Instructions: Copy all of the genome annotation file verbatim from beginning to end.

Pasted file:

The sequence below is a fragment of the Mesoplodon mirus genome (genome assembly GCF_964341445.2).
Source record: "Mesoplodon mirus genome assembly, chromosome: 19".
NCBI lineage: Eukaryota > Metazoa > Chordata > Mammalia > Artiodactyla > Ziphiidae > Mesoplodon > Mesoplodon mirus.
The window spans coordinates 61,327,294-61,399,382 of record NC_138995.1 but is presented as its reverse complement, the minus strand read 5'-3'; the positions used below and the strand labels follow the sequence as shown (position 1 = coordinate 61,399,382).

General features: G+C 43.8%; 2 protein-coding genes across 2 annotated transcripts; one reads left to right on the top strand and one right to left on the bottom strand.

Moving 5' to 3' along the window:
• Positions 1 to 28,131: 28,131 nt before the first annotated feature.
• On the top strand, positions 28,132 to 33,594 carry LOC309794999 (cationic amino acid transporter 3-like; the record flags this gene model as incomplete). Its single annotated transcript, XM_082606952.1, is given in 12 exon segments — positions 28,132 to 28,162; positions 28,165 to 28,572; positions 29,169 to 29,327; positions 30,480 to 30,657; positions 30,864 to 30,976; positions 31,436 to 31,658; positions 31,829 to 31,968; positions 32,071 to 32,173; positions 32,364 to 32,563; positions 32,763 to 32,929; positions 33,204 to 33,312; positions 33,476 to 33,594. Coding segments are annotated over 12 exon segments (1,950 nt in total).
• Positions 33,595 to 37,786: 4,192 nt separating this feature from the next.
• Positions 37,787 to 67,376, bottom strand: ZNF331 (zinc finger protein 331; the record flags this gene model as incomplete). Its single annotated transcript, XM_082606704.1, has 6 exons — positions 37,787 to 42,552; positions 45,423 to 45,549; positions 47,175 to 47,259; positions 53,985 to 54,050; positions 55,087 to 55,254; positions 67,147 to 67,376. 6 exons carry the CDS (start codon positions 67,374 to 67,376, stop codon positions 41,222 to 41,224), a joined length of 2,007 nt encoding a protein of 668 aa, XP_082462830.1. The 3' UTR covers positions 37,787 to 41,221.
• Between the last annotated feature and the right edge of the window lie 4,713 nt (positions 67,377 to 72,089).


The sequence below is a fragment of the Mesoplodon mirus genome (genome assembly GCF_964341445.2).
Source record: "Mesoplodon mirus genome assembly, chromosome: 19".
NCBI lineage: Eukaryota > Metazoa > Chordata > Mammalia > Artiodactyla > Ziphiidae > Mesoplodon > Mesoplodon mirus.
The window spans coordinates 61,327,294-61,399,382 of record NC_138995.1 but is presented as its reverse complement, the minus strand read 5'-3'; the positions used below and the strand labels follow the sequence as shown (position 1 = coordinate 61,399,382).

General features: G+C 43.8%; 2 protein-coding genes across 2 annotated transcripts; one reads left to right on the top strand and one right to left on the bottom strand.

Moving 5' to 3' along the window:
• Positions 1 to 28,131: 28,131 nt before the first annotated feature.
• On the top strand, positions 28,132 to 33,594 carry LOC309794999 (cationic amino acid transporter 3-like; the record flags this gene model as incomplete). Its single annotated transcript, XM_082606952.1, is given in 12 exon segments — positions 28,132 to 28,162; positions 28,165 to 28,572; positions 29,169 to 29,327; positions 30,480 to 30,657; positions 30,864 to 30,976; positions 31,436 to 31,658; positions 31,829 to 31,968; positions 32,071 to 32,173; positions 32,364 to 32,563; positions 32,763 to 32,929; positions 33,204 to 33,312; positions 33,476 to 33,594. Coding segments are annotated over 12 exon segments (1,950 nt in total).
• Positions 33,595 to 37,786: 4,192 nt separating this feature from the next.
• Positions 37,787 to 67,376, bottom strand: ZNF331 (zinc finger protein 331; the record flags this gene model as incomplete). Its single annotated transcript, XM_082606704.1, has 6 exons — positions 37,787 to 42,552; positions 45,423 to 45,549; positions 47,175 to 47,259; positions 53,985 to 54,050; positions 55,087 to 55,254; positions 67,147 to 67,376. 6 exons carry the CDS (start codon positions 67,374 to 67,376, stop codon positions 41,222 to 41,224), a joined length of 2,007 nt encoding a protein of 668 aa, XP_082462830.1. The 3' UTR covers positions 37,787 to 41,221.
• Between the last annotated feature and the right edge of the window lie 4,713 nt (positions 67,377 to 72,089).